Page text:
CBA Record Nov-Dec 2019

adults learn best for over a century. Edgar Dale’s learning pyramid posits adults learn better from visual images plus reading, than from reading alone. Hence, the more visually appealing a text document is, the more engaged readers will be, and the more information they will retain. In addition to overall learning theory, Robbins found specific studies on aspects of document design support paying attention to typography. Proportionally spaced fonts, described below, are easier to read than monospaced fonts. The latter slow the reader down significantly. Increasing white space on a page to 50% also increases legibility and is a standard in graphic design. Lawyers should take advantage of the well-developed principles of graphic design when designing their documents. Five document design tips for your next brief or contract Short of sending your work to a graphic designer, consider these few simple changes for your next document. 1. Use proportionally spaced fonts. But not Times New Roman. This came as a surprise to me after using Times New Roman for years. More on that later. Avoid monospaced type. In the old days of typewriters, every character had to take up the same amount of space. A capital M took up as much space as a lowercase i. Courier is an example of this font on computers. Studies show that monospaced type is more difficult to read. Instead, legal writers should prefer proportionally spaced type. Garamond is an example. Proportionally spaced type is easier to read and takes up less space – especially important if you are writing a brief in a jurisdiction with page limits instead of word count limits. This is an example of monospaced type. (Courier New) This is an example of proportionally spaced type. (Garamond) The Seventh Circuit recommends using a typeface designed for use in books, such as Baskerville, Bembo, Caslon, Deepdene, Galliard, Jenson, Minion, Palatino, Pontifex, Stone Serif, Trump Mediäval, or Utopia. Matthew Butterick, a well-regarded authority and author of Typography for Lawyers (website: https://typography-, recommends using a professional font, such as Equity, Plantin, or Starling. Both the Seventh Circuit and Butterick advise against using Times New Roman. The Seventh Circuit and other commentators note Times New Roman betrays its newspaper roots by crowding letters close together (to better fit into a narrow column). It is more difficult to read in a brief with long lines. Says Butterick, “Never choose Times New Roman or Arial, as those fonts are favored only by the apathetic and sloppy. Not by typographers. Not by you.” Professional fonts are superior to the system fonts on your Mac or PC. For little extra cost, attorneys can improve the visual impact of their text. 2. Increase white space . Adopt the 50/50 standard from graphic design—50%white space for every page of text. “White space helps readers focus on the text: It makes the text stand out. White space also lets readers rest after reading the text: It breaks the monotony.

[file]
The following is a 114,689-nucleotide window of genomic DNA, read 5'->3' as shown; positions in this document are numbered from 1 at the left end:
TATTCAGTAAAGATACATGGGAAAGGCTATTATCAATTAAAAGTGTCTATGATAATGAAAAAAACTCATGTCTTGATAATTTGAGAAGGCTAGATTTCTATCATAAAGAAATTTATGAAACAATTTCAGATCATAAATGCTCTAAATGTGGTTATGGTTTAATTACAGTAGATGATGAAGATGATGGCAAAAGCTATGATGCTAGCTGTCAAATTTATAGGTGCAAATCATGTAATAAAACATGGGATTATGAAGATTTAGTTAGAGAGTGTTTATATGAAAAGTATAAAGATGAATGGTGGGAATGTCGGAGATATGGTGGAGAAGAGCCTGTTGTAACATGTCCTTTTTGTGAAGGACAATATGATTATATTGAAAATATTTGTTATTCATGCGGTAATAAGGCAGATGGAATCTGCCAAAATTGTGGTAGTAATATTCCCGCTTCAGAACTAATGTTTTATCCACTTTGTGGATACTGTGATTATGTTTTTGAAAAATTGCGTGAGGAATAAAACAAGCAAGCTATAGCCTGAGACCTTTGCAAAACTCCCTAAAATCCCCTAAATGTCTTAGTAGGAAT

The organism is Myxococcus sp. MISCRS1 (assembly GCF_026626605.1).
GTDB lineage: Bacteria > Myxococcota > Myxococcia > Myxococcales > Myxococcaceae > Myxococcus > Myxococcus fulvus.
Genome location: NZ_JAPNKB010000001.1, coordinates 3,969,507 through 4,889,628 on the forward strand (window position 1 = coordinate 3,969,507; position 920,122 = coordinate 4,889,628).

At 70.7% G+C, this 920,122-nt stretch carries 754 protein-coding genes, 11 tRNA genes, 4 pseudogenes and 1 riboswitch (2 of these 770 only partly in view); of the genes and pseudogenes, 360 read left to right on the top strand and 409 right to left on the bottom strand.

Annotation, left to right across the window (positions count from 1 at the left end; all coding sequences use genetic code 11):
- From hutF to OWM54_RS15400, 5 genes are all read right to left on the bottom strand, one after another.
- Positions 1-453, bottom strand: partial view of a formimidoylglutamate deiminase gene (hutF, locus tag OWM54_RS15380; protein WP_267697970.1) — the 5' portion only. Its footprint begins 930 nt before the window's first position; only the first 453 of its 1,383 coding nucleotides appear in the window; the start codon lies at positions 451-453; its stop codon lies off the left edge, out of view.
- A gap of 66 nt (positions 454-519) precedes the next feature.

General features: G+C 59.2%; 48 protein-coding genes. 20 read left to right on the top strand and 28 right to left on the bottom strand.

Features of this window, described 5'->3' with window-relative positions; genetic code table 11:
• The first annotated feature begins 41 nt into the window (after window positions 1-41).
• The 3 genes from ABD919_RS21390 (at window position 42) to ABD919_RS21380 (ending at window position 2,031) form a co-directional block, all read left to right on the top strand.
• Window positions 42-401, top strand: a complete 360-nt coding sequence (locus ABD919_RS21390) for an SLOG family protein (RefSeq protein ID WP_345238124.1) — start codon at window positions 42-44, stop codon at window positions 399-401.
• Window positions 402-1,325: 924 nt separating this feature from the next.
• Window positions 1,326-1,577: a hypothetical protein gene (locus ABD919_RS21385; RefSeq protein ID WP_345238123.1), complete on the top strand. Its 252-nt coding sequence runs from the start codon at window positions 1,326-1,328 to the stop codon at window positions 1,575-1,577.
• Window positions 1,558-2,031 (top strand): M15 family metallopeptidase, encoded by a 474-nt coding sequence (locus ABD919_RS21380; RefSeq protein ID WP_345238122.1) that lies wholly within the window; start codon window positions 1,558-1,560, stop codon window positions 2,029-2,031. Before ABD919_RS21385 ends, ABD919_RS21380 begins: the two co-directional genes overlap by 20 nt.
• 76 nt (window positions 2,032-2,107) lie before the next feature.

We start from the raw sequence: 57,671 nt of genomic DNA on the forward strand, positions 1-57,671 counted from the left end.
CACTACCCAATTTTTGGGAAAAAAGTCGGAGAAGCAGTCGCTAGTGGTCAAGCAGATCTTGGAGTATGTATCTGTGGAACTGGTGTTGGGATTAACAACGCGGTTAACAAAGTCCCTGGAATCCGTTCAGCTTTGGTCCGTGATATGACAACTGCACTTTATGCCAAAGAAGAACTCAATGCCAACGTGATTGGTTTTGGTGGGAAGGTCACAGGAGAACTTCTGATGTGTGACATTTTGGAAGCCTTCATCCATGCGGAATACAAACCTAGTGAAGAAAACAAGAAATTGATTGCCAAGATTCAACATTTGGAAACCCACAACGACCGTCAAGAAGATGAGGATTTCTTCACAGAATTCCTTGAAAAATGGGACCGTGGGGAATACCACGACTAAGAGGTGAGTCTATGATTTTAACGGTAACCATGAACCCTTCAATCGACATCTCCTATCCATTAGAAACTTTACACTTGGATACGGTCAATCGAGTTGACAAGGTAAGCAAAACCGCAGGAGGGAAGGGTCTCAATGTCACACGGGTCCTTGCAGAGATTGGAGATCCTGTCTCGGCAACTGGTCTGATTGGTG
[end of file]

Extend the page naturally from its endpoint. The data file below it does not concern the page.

“How a document looks is as important as what it says.” – Gerald Lebovits, Document Design: Pretty in Print Part I , 81 N.Y. St. B.J., March/April 64 (2009). Lawyers need to up their game. For too long, we have ignored an additional way in which our writing can persuade: document design or typography.MatthewButterick, a graphic artist turned lawyer, de- fines typography as, “[T] he visual component of the written word.” This includes things that affect how text appears on the page: font type, white space, alignment (justification), underlining, italics, and more. When done with an eye towards better design, all of these factors come together to engage readers and keep their attention. The Seventh Circuit is ahead of the curve. It has issued “Require- ments and Suggestions for Typography in Briefs and Other Papers” in its Practitioner’s Handbook for Appeals to the United States Court of Appeals for the Seventh Circuit , available on the court’s website ( Why is typography important? Good document design makes it easier for the reader to read your writing. This is another opportunity to engage the reader. Don’t miss it. In introducing its Suggestions for Typography, the Seventh Circuit notes professionals should use all the tools at their disposal to persuade a client. “Law is no different. Choosing the best type won’t guarantee success, but it is worthwhile to invest some time in improving the quality of the brief’s appearance and legibility.” The court goes on to say, “This section of the handbook also includes some suggestions to help you make your submissions more legible — and thus more likely to be grasped and retained.” Science supports the court’s emphasis on good typography. Prof. Ruth Anne Robbins summarized the scientific support for mak- ing a document visibly effective and readable ( Painting with Print: Incorporating Concepts of Typographic and Layout Design into the Text of Legal Writing Documents , 2 J. Ass’n Legal Writing Directors 108, 113–14 (2004)). Psychologists and educators have studied how Kathleen Dillon Narko is a Clinical Professor of Law at Northwestern Pritzker School of Law and a member of the CBA Record Editorial Board. HowDo I Look? Design Your Documents for Greater Legibility and Persuasion

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